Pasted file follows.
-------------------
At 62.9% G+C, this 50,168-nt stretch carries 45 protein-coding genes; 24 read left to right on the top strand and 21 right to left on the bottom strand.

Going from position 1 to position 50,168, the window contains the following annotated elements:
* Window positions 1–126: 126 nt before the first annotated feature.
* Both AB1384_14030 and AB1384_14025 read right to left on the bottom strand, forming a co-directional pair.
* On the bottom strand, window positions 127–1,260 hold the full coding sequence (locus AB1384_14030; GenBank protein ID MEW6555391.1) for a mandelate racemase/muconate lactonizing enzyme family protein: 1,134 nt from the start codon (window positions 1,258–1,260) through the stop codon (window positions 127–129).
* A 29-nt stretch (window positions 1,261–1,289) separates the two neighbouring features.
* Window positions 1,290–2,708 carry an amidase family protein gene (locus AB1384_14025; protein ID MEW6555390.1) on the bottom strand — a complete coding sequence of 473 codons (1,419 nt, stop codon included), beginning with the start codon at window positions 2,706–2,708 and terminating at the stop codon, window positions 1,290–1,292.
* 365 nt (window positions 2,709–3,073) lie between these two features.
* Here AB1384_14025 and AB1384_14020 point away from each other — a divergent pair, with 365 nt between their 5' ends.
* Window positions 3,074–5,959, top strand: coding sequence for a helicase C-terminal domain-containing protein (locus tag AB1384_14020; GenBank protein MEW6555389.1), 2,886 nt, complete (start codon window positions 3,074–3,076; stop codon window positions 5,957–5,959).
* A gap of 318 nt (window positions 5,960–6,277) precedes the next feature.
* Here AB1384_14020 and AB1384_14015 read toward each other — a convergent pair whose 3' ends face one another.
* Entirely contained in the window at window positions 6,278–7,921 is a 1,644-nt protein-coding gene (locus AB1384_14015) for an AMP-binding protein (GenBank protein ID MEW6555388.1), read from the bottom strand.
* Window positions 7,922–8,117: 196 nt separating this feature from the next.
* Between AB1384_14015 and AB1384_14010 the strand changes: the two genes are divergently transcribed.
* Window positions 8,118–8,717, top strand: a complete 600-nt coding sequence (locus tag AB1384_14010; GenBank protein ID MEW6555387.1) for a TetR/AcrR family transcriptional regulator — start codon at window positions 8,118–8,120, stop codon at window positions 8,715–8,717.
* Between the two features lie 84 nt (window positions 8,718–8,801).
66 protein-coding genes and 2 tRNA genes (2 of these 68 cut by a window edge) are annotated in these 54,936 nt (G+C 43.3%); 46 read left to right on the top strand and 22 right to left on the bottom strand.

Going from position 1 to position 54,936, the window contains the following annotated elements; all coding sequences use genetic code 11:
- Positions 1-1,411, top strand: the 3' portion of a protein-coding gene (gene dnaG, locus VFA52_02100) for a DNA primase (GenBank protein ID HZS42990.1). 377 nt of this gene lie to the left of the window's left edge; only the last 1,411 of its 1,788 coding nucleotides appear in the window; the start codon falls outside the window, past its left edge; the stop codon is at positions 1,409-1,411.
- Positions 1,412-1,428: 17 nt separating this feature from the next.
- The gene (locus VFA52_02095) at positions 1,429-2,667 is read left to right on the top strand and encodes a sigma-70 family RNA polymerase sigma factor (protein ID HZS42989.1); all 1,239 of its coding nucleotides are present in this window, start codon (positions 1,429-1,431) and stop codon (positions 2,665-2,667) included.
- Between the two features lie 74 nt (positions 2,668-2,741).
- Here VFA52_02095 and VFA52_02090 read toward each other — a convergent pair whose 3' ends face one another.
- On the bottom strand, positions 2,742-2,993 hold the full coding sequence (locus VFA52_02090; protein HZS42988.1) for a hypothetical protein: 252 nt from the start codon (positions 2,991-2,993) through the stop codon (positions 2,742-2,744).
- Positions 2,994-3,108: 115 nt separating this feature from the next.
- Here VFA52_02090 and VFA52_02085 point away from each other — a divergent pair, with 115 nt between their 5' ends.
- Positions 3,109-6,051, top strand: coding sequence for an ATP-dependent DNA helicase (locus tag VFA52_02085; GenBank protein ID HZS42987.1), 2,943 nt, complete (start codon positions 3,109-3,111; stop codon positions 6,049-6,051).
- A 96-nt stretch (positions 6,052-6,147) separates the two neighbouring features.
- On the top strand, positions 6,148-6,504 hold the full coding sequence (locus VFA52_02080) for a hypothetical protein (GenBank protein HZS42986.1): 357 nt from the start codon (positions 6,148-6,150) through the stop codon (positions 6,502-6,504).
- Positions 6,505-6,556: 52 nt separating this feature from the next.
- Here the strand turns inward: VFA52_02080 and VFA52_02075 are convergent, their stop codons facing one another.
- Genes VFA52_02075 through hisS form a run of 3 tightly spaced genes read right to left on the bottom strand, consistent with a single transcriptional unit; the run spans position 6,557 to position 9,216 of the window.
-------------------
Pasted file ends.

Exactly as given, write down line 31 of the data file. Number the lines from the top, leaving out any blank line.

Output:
- Positions 6,505-6,556: 52 nt separating this feature from the next.